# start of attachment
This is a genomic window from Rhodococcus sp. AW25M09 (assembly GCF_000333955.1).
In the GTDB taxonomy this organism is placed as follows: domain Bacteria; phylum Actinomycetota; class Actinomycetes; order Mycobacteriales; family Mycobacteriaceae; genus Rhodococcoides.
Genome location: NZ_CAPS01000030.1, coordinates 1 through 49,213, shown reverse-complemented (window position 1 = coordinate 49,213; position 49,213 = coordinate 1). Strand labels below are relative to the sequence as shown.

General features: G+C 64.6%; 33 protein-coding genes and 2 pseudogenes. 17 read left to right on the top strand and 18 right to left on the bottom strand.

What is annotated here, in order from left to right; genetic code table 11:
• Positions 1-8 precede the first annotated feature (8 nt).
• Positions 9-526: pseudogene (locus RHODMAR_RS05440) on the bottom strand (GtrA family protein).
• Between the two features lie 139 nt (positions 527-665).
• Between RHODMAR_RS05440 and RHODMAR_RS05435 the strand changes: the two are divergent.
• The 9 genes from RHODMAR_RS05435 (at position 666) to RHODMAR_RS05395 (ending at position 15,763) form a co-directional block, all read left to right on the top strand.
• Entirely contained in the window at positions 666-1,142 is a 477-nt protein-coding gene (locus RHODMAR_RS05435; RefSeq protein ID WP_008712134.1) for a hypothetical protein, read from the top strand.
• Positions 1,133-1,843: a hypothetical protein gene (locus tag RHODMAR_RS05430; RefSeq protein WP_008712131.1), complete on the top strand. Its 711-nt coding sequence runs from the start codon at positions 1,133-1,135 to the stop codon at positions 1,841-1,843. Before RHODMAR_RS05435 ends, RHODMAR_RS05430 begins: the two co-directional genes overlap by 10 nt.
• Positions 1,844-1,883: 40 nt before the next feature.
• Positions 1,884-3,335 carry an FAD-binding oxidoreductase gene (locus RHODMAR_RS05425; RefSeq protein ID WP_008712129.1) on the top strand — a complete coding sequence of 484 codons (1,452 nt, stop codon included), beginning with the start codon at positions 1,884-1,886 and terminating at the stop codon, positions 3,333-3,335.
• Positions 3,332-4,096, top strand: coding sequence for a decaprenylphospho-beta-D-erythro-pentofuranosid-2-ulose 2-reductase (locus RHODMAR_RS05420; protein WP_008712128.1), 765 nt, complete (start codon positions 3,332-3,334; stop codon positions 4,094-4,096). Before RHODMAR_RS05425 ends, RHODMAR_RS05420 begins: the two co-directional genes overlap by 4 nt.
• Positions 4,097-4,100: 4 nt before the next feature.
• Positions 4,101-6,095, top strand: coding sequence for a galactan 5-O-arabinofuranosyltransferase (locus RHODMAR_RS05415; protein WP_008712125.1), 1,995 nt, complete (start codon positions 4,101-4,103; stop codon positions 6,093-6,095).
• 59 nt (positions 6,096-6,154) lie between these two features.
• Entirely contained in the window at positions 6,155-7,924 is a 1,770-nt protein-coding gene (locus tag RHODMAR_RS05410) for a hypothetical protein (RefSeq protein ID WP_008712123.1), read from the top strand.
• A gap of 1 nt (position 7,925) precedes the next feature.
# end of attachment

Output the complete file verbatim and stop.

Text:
This is a genomic window from Rhodococcus sp. AW25M09 (assembly GCF_000333955.1).
In the GTDB taxonomy this organism is placed as follows: domain Bacteria; phylum Actinomycetota; class Actinomycetes; order Mycobacteriales; family Mycobacteriaceae; genus Rhodococcoides.
Genome location: NZ_CAPS01000030.1, coordinates 1 through 49,213, shown reverse-complemented (window position 1 = coordinate 49,213; position 49,213 = coordinate 1). Strand labels below are relative to the sequence as shown.

General features: G+C 64.6%; 33 protein-coding genes and 2 pseudogenes. 17 read left to right on the top strand and 18 right to left on the bottom strand.

What is annotated here, in order from left to right; genetic code table 11:
• Positions 1-8 precede the first annotated feature (8 nt).
• Positions 9-526: pseudogene (locus RHODMAR_RS05440) on the bottom strand (GtrA family protein).
• Between the two features lie 139 nt (positions 527-665).
• Between RHODMAR_RS05440 and RHODMAR_RS05435 the strand changes: the two are divergent.
• The 9 genes from RHODMAR_RS05435 (at position 666) to RHODMAR_RS05395 (ending at position 15,763) form a co-directional block, all read left to right on the top strand.
• Entirely contained in the window at positions 666-1,142 is a 477-nt protein-coding gene (locus RHODMAR_RS05435; RefSeq protein ID WP_008712134.1) for a hypothetical protein, read from the top strand.
• Positions 1,133-1,843: a hypothetical protein gene (locus tag RHODMAR_RS05430; RefSeq protein WP_008712131.1), complete on the top strand. Its 711-nt coding sequence runs from the start codon at positions 1,133-1,135 to the stop codon at positions 1,841-1,843. Before RHODMAR_RS05435 ends, RHODMAR_RS05430 begins: the two co-directional genes overlap by 10 nt.
• Positions 1,844-1,883: 40 nt before the next feature.
• Positions 1,884-3,335 carry an FAD-binding oxidoreductase gene (locus RHODMAR_RS05425; RefSeq protein ID WP_008712129.1) on the top strand — a complete coding sequence of 484 codons (1,452 nt, stop codon included), beginning with the start codon at positions 1,884-1,886 and terminating at the stop codon, positions 3,333-3,335.
• Positions 3,332-4,096, top strand: coding sequence for a decaprenylphospho-beta-D-erythro-pentofuranosid-2-ulose 2-reductase (locus RHODMAR_RS05420; protein WP_008712128.1), 765 nt, complete (start codon positions 3,332-3,334; stop codon positions 4,094-4,096). Before RHODMAR_RS05425 ends, RHODMAR_RS05420 begins: the two co-directional genes overlap by 4 nt.
• Positions 4,097-4,100: 4 nt before the next feature.
• Positions 4,101-6,095, top strand: coding sequence for a galactan 5-O-arabinofuranosyltransferase (locus RHODMAR_RS05415; protein WP_008712125.1), 1,995 nt, complete (start codon positions 4,101-4,103; stop codon positions 6,093-6,095).
• 59 nt (positions 6,096-6,154) lie between these two features.
• Entirely contained in the window at positions 6,155-7,924 is a 1,770-nt protein-coding gene (locus tag RHODMAR_RS05410) for a hypothetical protein (RefSeq protein ID WP_008712123.1), read from the top strand.
• A gap of 1 nt (position 7,925) precedes the next feature.